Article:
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1. Shall, and 2. more better (was: Word usage in English dialects etc)

From:Roger Mills <rfmilly@...>
Date:Saturday, February 5, 2005, 18:39
1. Paul Bennett wrote:
> Maybe I'm an oddball (it has been suggested in the past)...,
We hadn't noticed :-))))))))))) ..but I'm British,
> and I use "shall" all the time (in any register above Low), along with a > bunch of other prescriptivist claptrap.
It's always been my impression-- compared to US speech-- that the shall/will distinction was much more alive and well in British speech than ours. Likewise should/would, which IIRC is supposed to parallel shall/will. (Hmm, in fact, the perception of British-ism may be why it's all but dead in this country...) I can recall, from grade-school days back in the 40s, that when our teachers tried to drum "I shall..., you will..." into our little heads-- we didn't believe a word of it, and probably felt that even the teachers didn't believe it either. Even then it was rarely encountered in Real Life. Yet "shall" persists in questions, as many have pointed out. Furthermore, at least for me, there are distinctions-- "What shall I do today?" (I'm at loose ends...) "What will I do today?" (What's the schedule?) "What should I do today?" (Clean the cat-box..., but working on Kash would be more fun) ============================================= 2. Tristan wrote:
>>The standard grammar says it's ungrammatical (most adjectives either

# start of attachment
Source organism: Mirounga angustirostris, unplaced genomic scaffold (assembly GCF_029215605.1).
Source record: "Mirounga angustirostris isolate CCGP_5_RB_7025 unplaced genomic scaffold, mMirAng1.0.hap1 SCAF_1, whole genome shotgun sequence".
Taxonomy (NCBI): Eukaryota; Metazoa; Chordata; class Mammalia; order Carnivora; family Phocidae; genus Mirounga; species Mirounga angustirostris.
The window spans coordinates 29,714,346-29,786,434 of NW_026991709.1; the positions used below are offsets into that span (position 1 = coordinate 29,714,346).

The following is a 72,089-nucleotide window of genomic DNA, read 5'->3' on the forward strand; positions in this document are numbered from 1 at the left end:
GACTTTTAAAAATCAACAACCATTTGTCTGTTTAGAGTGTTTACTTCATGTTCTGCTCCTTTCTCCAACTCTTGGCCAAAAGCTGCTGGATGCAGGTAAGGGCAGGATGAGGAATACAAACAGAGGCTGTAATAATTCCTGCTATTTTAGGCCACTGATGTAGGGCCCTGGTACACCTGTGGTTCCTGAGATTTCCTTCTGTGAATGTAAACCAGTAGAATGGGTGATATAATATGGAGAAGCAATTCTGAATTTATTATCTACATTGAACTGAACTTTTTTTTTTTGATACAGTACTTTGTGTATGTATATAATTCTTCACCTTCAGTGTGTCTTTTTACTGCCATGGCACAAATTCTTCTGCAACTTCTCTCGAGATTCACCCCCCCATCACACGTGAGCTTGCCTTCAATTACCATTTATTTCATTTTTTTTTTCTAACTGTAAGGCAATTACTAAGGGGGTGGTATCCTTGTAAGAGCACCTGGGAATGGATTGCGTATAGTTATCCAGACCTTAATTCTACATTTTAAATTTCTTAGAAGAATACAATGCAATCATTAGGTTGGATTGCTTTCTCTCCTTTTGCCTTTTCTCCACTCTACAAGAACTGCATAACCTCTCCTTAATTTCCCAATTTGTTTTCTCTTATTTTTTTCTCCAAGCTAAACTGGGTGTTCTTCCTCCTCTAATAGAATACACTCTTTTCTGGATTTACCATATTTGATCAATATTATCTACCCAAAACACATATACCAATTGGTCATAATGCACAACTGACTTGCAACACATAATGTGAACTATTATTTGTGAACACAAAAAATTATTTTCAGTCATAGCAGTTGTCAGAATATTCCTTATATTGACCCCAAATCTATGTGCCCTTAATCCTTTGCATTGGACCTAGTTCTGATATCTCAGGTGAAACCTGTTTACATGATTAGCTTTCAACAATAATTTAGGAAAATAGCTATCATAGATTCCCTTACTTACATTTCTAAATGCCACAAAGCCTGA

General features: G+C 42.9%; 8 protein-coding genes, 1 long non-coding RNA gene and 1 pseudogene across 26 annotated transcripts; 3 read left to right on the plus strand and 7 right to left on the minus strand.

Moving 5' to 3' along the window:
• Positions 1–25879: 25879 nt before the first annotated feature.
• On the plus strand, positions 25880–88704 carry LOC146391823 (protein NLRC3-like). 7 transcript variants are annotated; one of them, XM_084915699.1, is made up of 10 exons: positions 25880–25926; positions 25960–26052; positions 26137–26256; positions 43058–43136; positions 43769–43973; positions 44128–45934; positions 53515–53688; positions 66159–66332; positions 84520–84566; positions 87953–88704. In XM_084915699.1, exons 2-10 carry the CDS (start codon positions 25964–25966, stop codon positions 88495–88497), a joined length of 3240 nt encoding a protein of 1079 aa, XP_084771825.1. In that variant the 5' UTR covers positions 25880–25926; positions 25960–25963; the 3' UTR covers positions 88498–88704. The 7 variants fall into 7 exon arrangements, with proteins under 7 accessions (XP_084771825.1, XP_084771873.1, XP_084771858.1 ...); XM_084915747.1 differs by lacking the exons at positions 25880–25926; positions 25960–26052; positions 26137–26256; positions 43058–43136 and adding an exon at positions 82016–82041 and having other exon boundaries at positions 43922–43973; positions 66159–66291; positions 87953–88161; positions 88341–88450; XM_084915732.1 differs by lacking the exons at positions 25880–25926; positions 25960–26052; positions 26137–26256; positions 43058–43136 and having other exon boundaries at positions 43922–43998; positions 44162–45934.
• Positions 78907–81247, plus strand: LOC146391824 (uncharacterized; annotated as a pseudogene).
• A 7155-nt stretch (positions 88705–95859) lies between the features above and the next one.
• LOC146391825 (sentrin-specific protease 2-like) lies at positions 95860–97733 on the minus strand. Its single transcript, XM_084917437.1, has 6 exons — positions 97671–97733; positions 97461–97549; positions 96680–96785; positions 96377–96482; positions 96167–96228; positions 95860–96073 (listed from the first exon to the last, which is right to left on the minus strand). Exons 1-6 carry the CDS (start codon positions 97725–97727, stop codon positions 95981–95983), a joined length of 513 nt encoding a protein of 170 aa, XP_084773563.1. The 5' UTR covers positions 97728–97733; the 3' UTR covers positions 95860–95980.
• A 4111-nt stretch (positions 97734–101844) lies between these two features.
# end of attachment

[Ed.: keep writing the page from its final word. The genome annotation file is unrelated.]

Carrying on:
take -er/-est or more/most; some can take either, like 'common'). It is, however, the fashion amongst younger people to conflate the two endings, so that you get any of: sweeter ~ more sweet ~ more sweeter as far as I can tell, they're all equivalent in this use. Presumably this is just another stage in English's conversion from postposed modifiers to preposed ones.>> I can't speak for the younger generation, who I suspect have picked this up from rap music and associated cultural phenomena; when we older folks (nowadays*) use "more" or "mo'" it's almost always in humorous** imitation of Black street slang-- so one wants to be a little careful when and where one uses it. And BTW, I can think of at least one usage in the superlative: "most favoritest". Are there any features of Native Australians' use of English that you-all imitate ~ make fun of in similar ways? -------------------------- *In the past (maybe pre-60s), if you heard it at all from a White, it would have been classed as a "performance error"-- you started to say "...more ADJ...", then realized the ADJ had a proper -er form, so both words slipped out. **but underlyingly a bit malicious too, sorry to say; "isn't this cute-- but WE know it's substandard". It was only from the 60s on that most of us Northerners had real social contact with Blacks of all sorts and conditions. At least, that's when I picked it up. --------------------------